Foreign companies that employ workers in PNG face several challenges and must adhere to the legal and regulatory framework that is in place. PNG’s employment law is at times complex and confusing as it is constantly being developed as the nation becomes more advanced. For example, there are no definite laws surrounding probationary work periods. In some cases, using an outsourced employer will make the process smoother, and it is recommended to use professional legal services as well. Our guide explains PNG policies on leave, termination and payment of benefits.
Complying with local payroll and tax requirements is essential for a company doing business in PNG. Issues such as tax rates and withholding and social security are all essential in ensuring a seamless human resources operation, and are strictly overseen by the country’s Internal Revenue Commission. Many companies will consider outsourcing these administrative tasks to a GEO (Global Employment Organization).
Foreign workers are required to have the proper visas and work permits in PNG, as established by immigration laws. This often requires incorporation and licensing prior to sponsoring work permits for employees, which can be a problem if your company is trying to enter the country quickly. The most common work permits are the short term and long term work permits.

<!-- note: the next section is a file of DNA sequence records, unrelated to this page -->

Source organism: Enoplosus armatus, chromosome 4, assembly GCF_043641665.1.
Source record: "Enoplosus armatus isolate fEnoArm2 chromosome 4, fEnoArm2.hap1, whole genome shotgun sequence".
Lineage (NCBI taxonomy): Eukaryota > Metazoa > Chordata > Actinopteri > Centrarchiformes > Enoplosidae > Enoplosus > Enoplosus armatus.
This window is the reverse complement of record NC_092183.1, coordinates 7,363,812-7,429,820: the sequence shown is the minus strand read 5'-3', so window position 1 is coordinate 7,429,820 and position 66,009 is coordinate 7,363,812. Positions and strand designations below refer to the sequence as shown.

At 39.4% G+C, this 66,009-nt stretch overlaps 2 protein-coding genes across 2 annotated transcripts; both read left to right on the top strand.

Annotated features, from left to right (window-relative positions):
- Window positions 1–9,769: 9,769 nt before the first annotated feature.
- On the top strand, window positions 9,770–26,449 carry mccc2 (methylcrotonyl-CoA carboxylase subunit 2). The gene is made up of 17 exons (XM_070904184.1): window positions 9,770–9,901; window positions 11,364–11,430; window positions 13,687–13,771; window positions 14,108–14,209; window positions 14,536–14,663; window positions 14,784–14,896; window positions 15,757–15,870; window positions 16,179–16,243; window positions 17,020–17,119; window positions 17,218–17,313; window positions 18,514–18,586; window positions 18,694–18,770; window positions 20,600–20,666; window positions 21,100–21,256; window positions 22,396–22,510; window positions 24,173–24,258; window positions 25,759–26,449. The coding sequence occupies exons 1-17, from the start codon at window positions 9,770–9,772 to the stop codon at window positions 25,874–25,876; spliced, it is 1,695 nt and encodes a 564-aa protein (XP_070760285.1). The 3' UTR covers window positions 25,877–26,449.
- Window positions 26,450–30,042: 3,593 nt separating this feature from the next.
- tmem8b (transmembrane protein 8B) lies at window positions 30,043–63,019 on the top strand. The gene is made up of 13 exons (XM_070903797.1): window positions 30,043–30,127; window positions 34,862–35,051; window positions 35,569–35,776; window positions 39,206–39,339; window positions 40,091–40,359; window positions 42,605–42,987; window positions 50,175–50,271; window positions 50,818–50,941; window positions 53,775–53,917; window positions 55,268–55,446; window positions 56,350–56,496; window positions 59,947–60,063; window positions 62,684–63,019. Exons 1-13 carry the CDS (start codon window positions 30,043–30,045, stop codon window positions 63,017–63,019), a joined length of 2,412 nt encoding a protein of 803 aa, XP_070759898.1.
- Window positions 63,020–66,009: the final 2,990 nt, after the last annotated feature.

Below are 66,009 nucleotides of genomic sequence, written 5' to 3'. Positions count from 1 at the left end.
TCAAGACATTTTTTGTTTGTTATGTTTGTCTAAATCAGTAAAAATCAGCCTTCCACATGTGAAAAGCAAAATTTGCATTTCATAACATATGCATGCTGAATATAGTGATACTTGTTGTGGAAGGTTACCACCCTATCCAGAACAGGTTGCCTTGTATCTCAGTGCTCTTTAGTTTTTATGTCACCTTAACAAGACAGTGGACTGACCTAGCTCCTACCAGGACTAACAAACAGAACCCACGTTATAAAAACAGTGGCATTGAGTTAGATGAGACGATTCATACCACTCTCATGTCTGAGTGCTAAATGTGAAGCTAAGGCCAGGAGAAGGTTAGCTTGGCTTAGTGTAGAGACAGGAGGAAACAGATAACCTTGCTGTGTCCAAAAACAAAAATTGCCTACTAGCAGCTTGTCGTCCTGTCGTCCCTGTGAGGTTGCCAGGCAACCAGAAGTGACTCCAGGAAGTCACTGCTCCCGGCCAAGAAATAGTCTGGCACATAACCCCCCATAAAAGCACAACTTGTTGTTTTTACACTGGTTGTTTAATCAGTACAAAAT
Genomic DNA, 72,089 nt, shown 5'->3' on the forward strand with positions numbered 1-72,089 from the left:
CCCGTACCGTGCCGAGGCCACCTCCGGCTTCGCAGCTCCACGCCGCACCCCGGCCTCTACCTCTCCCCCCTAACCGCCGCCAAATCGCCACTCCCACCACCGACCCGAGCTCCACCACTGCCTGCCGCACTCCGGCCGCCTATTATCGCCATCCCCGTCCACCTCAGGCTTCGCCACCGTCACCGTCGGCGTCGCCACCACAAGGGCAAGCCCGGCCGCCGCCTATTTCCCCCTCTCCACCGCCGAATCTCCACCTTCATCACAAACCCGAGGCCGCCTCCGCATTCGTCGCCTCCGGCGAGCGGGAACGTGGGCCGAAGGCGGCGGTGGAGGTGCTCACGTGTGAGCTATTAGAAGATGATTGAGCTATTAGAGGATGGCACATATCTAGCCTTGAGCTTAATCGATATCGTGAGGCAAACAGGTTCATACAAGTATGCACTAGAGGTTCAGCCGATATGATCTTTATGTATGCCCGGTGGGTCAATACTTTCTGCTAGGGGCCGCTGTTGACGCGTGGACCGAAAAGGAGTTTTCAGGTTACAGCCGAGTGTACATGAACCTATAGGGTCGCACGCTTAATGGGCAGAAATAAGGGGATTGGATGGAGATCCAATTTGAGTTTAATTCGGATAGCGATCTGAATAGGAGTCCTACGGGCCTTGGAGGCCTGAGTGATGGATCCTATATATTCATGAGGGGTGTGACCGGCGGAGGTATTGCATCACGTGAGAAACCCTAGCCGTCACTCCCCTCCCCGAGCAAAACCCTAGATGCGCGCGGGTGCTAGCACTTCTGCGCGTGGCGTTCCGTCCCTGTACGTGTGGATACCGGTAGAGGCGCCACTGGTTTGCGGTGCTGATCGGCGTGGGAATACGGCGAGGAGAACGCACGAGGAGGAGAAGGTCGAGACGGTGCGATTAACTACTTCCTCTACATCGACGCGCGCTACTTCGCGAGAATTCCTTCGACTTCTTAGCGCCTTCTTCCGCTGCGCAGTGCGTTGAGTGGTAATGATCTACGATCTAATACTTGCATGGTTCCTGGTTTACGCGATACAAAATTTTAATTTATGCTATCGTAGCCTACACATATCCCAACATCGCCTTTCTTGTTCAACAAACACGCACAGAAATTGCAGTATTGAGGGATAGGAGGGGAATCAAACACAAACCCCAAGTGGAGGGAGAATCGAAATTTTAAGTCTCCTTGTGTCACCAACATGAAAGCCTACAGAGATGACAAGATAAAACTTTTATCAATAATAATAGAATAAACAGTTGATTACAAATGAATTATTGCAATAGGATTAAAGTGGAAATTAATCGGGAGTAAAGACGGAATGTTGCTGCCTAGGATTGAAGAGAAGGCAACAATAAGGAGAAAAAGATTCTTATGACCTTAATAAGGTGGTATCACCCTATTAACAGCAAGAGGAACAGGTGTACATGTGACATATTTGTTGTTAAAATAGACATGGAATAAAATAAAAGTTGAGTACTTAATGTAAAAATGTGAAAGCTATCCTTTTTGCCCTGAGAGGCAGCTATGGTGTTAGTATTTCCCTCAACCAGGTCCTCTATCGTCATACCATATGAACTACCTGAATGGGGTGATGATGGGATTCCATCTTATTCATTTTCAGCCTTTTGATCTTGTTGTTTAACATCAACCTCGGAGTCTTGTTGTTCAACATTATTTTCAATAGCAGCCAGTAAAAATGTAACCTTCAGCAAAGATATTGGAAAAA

There are several business structures available for incorporation in PNG, and each has advantages and disadvantages. In some cases it will depend upon the type of industry that you are in, and the scope of planned business activity. Generally, the limited liability company is preferred. Our guide has a comparison of the time and cost for incorporating standard company structures.
Papua New Guinea is one of the world’s fastest developing economy, largely thanks to rapid growth in the mining and resources sector. As the PNG Government implements initiatives to continue growth, it has also introduced measures to assist foreigners set up businesses in PNG.
Companies entering Papua New Guinea must make a decision whether to use their own resources for a Do-It-Yourself (DIY) approach, or to use a Global Employment Organization to handle payroll and employment responsibilities. A GEO or Papua New Guinea Employer of Record solution makes it faster, easier and cheaper to deploy staff if they don’t have a PNG entity established that can run payroll.
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Shield GEO pays the employee on a monthly basis, typically on the last working day of the month although we can adapt to your preferred schedule. Income tax and social security (where applicable) are deducted at source and paid to the local tax authorities.
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Sales and services tax are levied by provincial governments, averaging 3%.
All businesses whose annual payroll exceeds PNK100,000 are subject to a 2% training levy. Mining operations are required to pay a 1.25% levy on export sales value of mined products.